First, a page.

1. Well actually, since it will create or save construction jobs, and enhance our tourist business, it is really an economic development project. Looked at that way, it was a great funding decision by the Obama administration. I am so glad they are funding transportation project with have multiple objectives rather than simply subsidizing the suburbs. After all, it was the in-town areas, like us, that elected him and should support him, if we do not want the clock turned back.

        2. Um. It’s still transportation. I doubt anyone ever posited a downtown trolley was going to relieve congestion on Haynes Bridge Rd.

      2. I disagree with the assertion that this project is for moving tourists. I wouldn’t naively buy into that marketing. I believe it’s about boosting property values with “Phase 2.” Please take a slightly deeper look.

  8. I fricking love to drive. Just love it. Tried mass transit to my job. Took me 2 1/2 hours to do what I drive in 25 minutes.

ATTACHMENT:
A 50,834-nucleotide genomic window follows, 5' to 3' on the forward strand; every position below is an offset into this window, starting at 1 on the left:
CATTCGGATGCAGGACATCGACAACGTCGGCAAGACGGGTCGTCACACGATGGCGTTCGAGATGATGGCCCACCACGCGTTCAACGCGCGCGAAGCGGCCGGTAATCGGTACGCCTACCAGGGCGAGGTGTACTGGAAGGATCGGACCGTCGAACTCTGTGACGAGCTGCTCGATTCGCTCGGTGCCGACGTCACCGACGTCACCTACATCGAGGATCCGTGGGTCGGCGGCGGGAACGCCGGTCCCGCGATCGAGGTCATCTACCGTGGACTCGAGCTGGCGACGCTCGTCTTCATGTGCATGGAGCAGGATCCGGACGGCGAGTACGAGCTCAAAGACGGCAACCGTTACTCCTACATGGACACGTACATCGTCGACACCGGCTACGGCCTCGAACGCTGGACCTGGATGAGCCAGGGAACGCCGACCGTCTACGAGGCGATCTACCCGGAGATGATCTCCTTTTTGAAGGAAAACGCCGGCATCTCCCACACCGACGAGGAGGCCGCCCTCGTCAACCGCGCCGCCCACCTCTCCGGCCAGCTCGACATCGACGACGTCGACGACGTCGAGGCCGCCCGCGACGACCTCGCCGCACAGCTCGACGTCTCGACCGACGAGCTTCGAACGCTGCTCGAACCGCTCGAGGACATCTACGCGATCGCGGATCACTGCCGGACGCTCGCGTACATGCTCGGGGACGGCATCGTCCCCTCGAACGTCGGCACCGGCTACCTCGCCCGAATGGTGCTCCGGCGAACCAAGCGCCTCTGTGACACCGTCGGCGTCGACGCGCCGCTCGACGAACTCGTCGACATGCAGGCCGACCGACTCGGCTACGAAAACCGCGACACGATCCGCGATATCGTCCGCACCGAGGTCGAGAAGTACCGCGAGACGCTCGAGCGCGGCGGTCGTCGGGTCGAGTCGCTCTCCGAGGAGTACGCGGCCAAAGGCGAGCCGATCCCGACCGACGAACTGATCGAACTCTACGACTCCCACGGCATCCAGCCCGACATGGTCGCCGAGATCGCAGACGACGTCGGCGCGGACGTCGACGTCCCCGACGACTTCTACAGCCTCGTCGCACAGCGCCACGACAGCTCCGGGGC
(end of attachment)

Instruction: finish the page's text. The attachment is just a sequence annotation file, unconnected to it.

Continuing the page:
However, I still want more trains, more light rail, more biking, walking, etc. I do not see why cars and other transit have to be mutually exclusive.

    1. I agree. I tried, but it just wasn’t worth it. Having said that, if we had the public transit rail that was envisioned at the start, things may be very different today.

  9. “Also, I find it interesting that takes the leap and states that most Americans PREFER driving.”

    How is this statement measured? Survey? Why am I never part of these surveys? I HATE driving.